The United Nations barred a visitor from entering its headquarters last week because she was wearing a patch on her coat with the words "Black Lives Matter".
The world body insisted last night that the ban is in keeping with long-standing UN rules.
The phrase "Black Lives Matter" has become a rallying cry for demonstrators across the United States protesting grand jury decisions not to charge white police officers in the killings of unarmed black men in Ferguson, Missouri, and New York City.
A security officer told the woman who attempted to enter the United Nations in New York City last Friday that the patch on her coat would violate a ban on political protests inside the UN compound. The woman, who declined to be identified, was allowed to enter the building after removing it.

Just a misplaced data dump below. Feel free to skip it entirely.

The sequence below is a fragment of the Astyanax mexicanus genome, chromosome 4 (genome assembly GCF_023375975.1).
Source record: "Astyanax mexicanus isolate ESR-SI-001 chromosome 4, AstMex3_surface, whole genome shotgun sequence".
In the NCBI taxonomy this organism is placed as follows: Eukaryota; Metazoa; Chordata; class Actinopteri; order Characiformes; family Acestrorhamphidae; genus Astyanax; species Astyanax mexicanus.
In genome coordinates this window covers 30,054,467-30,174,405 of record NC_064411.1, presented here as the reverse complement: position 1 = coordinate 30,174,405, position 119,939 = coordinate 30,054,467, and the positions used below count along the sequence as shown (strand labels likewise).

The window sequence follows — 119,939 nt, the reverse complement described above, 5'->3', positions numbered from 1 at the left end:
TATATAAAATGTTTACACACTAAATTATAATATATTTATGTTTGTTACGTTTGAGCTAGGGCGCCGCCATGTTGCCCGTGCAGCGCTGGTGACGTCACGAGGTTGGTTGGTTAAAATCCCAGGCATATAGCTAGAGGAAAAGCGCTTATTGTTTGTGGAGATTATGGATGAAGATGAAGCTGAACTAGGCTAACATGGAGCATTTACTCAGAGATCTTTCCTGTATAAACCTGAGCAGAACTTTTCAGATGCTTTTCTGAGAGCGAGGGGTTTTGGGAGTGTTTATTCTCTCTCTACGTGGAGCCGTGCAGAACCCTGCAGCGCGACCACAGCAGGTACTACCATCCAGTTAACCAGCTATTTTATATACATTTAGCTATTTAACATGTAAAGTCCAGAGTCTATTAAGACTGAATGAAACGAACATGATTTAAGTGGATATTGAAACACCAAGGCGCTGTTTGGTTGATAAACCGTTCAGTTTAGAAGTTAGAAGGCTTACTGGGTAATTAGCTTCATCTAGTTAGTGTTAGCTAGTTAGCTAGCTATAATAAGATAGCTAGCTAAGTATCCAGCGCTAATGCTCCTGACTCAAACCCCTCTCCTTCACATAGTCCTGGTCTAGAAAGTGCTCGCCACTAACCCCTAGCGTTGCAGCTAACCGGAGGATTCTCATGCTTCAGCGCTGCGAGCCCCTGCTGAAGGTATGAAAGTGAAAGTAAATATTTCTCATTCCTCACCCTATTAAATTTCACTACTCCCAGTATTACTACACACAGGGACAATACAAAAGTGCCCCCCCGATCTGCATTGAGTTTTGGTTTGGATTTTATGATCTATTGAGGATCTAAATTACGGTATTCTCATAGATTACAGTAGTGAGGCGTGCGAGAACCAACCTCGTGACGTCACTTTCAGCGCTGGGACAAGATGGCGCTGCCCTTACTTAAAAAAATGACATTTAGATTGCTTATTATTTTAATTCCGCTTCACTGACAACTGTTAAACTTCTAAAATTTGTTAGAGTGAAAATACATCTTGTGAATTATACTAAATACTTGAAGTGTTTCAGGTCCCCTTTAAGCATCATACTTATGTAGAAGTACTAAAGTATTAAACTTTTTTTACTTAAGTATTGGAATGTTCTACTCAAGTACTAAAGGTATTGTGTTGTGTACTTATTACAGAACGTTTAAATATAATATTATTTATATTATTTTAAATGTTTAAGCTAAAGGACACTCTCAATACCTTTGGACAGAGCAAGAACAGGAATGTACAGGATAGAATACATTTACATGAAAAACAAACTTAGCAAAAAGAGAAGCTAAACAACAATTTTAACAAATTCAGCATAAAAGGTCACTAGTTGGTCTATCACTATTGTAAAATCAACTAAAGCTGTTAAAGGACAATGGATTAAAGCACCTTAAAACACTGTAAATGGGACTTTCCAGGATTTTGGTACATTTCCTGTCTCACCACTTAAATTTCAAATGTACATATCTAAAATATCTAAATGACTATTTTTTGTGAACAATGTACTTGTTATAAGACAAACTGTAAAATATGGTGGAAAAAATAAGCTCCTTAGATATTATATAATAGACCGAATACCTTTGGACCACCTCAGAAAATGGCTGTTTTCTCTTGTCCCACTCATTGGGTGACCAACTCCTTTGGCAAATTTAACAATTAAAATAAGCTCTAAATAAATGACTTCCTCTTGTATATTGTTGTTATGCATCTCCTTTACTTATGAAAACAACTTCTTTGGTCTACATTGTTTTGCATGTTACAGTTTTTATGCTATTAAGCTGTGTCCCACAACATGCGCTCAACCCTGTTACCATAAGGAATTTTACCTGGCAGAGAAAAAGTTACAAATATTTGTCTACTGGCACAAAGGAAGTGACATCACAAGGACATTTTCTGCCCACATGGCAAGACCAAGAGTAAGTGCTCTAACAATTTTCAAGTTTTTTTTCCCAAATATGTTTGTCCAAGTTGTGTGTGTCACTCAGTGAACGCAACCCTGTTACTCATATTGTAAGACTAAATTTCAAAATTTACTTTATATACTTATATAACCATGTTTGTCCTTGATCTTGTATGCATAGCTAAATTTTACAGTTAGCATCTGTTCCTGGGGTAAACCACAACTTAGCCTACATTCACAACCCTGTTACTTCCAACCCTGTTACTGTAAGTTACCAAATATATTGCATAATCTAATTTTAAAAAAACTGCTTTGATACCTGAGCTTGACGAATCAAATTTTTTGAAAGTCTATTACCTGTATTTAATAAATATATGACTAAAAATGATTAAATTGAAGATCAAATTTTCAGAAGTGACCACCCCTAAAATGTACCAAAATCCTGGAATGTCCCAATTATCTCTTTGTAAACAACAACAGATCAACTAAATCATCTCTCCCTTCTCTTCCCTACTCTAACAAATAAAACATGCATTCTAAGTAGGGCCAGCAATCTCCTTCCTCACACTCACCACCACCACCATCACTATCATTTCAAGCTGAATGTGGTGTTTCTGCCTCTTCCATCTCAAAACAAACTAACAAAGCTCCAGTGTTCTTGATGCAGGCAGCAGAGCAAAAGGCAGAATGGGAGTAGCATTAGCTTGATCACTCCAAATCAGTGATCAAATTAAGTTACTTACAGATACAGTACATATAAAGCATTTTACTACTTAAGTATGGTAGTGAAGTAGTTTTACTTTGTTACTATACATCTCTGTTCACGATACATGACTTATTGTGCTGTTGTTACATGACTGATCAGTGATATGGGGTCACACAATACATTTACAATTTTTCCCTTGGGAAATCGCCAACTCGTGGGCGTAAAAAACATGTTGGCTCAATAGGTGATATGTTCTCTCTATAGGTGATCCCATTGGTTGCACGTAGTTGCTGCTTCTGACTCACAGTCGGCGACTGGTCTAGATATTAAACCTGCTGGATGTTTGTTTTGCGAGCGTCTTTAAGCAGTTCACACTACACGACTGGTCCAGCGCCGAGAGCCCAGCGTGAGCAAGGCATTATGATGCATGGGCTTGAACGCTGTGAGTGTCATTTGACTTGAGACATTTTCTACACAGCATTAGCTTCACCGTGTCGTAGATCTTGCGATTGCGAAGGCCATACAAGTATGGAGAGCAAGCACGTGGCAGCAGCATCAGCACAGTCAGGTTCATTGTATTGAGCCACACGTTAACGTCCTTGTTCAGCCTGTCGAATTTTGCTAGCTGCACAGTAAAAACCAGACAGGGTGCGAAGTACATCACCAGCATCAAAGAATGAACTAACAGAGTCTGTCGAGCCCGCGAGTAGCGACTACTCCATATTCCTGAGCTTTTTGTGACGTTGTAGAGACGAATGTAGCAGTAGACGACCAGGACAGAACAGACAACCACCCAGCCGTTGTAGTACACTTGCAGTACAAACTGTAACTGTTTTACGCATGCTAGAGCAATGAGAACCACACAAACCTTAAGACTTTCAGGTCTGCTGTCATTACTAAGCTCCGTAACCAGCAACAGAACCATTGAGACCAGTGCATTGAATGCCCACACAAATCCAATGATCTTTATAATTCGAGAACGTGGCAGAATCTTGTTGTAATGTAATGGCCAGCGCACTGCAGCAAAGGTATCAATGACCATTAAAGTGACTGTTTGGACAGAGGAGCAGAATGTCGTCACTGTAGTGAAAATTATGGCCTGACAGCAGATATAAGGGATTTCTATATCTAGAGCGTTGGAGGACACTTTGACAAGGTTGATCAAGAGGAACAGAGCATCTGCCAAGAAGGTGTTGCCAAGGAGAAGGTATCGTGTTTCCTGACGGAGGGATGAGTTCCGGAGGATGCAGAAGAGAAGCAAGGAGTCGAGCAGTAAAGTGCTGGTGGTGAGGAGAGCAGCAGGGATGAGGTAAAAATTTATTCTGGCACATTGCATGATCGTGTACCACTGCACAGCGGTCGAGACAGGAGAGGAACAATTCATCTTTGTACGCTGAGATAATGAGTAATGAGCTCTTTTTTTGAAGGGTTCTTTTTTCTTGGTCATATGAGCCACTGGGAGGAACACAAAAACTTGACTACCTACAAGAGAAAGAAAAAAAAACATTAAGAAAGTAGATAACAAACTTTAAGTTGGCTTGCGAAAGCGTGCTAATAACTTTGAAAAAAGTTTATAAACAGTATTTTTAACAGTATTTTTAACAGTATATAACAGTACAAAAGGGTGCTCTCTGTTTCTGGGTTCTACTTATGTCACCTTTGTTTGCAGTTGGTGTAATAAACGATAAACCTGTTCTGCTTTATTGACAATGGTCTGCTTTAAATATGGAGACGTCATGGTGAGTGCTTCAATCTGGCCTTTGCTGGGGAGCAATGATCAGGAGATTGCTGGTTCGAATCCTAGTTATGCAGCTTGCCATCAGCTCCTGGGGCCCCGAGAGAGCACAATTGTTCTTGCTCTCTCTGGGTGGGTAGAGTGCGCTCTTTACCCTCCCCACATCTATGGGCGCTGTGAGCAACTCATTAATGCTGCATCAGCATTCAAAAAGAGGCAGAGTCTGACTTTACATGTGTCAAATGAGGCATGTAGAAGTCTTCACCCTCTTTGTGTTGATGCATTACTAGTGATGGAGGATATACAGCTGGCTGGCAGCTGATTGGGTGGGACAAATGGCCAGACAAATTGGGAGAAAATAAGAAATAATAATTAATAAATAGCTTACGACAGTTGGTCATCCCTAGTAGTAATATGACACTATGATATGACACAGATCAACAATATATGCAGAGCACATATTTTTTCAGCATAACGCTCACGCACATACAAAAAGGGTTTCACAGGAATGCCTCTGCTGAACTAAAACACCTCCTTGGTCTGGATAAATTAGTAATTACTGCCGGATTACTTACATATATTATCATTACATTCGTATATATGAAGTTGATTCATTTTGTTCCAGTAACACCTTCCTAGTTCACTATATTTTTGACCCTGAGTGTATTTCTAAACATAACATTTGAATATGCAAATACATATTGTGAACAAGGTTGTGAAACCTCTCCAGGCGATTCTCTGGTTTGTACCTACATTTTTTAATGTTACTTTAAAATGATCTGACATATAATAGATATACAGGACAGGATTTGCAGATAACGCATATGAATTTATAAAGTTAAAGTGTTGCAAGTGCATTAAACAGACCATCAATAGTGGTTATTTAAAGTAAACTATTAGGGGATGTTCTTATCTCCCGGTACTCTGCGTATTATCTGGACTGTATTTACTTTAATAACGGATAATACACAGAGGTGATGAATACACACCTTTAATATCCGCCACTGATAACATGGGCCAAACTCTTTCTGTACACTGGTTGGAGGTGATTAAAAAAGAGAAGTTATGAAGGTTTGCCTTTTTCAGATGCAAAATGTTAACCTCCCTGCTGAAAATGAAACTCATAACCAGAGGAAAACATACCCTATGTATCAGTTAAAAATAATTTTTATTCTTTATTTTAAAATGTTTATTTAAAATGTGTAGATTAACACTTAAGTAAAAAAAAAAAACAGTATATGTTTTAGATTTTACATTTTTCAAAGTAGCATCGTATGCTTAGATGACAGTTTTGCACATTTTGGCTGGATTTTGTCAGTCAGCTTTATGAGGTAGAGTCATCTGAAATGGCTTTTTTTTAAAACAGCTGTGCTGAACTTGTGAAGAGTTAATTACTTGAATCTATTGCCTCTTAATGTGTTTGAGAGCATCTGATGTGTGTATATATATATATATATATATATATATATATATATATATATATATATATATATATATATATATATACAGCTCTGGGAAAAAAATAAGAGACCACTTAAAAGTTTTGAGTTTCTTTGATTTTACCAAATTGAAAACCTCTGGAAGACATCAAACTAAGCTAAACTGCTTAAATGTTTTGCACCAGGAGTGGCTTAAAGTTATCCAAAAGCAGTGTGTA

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"There is a long-standing organisational policy that does not permit visitors to come in wearing political messages, display banners or distribute leaflets outside of a planned event and with proper authorisation," a UN spokesman said at a news conference.
"In this case the security officer acted properly in accordance with regulation," he added.
UN Secretary-General Ban Ki-moon spoke out in support of the right of demonstrators to peacefully protest after a grand jury last month cleared a white police officer in the fatal August shooting of Michael Brown, an unarmed black teenager in Ferguson.
The United Nations headquarters are situated in New York City but the complex exists on international territory administered by the UN secretariat.Reuse content